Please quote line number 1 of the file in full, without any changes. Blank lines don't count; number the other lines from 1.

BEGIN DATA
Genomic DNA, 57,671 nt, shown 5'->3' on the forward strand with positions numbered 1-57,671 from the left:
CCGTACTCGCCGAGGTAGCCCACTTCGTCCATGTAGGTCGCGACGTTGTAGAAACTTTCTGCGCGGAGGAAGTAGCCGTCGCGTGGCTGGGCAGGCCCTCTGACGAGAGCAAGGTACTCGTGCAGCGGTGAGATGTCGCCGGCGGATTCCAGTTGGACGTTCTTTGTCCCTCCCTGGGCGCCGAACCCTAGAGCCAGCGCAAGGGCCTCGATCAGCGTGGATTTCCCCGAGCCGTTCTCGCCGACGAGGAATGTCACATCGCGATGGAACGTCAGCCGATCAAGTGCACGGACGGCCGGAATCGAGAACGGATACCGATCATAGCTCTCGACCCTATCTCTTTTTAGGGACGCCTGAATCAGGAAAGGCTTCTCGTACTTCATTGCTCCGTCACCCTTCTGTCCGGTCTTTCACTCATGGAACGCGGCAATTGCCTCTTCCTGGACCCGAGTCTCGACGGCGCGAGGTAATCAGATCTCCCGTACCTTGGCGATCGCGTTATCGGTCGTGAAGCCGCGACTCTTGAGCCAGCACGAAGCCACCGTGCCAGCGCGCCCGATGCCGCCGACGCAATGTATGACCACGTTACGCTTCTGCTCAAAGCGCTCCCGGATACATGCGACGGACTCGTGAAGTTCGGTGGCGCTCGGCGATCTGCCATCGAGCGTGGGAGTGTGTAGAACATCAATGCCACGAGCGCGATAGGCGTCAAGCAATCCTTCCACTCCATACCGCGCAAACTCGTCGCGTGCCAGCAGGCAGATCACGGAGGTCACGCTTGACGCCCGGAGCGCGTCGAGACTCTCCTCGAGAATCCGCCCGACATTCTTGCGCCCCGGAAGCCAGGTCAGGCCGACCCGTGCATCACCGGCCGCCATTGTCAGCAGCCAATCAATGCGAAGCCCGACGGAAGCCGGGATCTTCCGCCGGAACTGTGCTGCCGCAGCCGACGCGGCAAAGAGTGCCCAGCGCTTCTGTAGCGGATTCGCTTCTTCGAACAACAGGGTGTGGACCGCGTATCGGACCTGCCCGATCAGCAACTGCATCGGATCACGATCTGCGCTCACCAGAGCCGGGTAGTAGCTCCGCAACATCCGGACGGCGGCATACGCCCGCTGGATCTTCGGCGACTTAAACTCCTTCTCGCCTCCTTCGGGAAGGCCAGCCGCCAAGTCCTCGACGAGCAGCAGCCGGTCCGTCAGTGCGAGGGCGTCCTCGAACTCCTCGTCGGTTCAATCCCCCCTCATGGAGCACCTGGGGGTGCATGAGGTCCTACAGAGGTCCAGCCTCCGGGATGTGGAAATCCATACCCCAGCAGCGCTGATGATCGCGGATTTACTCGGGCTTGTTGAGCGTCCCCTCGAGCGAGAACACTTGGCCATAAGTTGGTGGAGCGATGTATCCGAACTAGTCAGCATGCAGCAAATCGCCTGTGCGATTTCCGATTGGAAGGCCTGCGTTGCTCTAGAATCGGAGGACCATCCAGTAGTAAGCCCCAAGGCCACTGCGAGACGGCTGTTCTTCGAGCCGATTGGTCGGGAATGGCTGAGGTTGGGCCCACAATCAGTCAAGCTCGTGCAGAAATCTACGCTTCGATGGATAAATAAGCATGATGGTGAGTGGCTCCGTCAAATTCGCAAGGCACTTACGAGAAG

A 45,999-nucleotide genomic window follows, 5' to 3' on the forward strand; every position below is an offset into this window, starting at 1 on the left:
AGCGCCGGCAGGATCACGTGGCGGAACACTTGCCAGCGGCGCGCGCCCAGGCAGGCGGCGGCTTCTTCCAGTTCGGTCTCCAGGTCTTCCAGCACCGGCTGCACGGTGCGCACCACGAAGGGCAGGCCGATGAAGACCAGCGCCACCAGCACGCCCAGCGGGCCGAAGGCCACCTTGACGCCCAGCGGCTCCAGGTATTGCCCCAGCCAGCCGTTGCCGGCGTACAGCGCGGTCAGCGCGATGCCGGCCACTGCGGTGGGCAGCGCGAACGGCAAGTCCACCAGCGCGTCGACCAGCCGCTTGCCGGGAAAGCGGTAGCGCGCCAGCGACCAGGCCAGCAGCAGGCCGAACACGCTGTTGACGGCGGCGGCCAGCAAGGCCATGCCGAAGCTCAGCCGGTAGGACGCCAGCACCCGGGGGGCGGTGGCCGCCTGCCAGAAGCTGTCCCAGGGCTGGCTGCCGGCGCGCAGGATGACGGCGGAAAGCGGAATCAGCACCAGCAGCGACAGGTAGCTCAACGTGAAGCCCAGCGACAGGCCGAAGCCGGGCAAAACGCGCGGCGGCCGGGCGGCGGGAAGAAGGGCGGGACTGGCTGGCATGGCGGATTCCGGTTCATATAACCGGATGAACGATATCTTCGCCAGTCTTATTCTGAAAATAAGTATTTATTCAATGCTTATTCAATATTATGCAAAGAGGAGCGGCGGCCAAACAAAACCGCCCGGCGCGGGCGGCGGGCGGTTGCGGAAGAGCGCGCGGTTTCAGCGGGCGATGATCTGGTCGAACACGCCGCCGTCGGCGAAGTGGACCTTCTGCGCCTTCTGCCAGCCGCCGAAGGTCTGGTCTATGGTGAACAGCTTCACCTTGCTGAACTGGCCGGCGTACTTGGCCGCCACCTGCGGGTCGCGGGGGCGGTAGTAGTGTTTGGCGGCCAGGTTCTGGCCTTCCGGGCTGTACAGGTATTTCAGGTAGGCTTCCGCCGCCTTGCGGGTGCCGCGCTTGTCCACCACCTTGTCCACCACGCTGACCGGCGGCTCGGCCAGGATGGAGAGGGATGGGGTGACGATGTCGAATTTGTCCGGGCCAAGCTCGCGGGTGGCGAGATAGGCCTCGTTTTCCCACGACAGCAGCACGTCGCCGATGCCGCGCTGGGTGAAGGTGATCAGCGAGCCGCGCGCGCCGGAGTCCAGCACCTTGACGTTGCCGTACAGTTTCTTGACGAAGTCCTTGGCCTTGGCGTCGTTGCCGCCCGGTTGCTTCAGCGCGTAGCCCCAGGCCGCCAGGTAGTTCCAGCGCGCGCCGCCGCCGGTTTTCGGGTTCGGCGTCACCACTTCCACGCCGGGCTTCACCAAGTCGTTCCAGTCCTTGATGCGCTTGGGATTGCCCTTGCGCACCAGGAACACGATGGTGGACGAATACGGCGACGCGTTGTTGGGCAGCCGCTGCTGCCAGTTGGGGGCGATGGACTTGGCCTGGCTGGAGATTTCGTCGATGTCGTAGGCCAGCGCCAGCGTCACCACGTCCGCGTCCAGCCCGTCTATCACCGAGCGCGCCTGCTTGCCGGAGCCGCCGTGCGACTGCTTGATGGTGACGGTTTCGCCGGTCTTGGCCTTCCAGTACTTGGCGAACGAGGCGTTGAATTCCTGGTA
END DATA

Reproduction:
Genomic DNA, 57,671 nt, shown 5'->3' on the forward strand with positions numbered 1-57,671 from the left: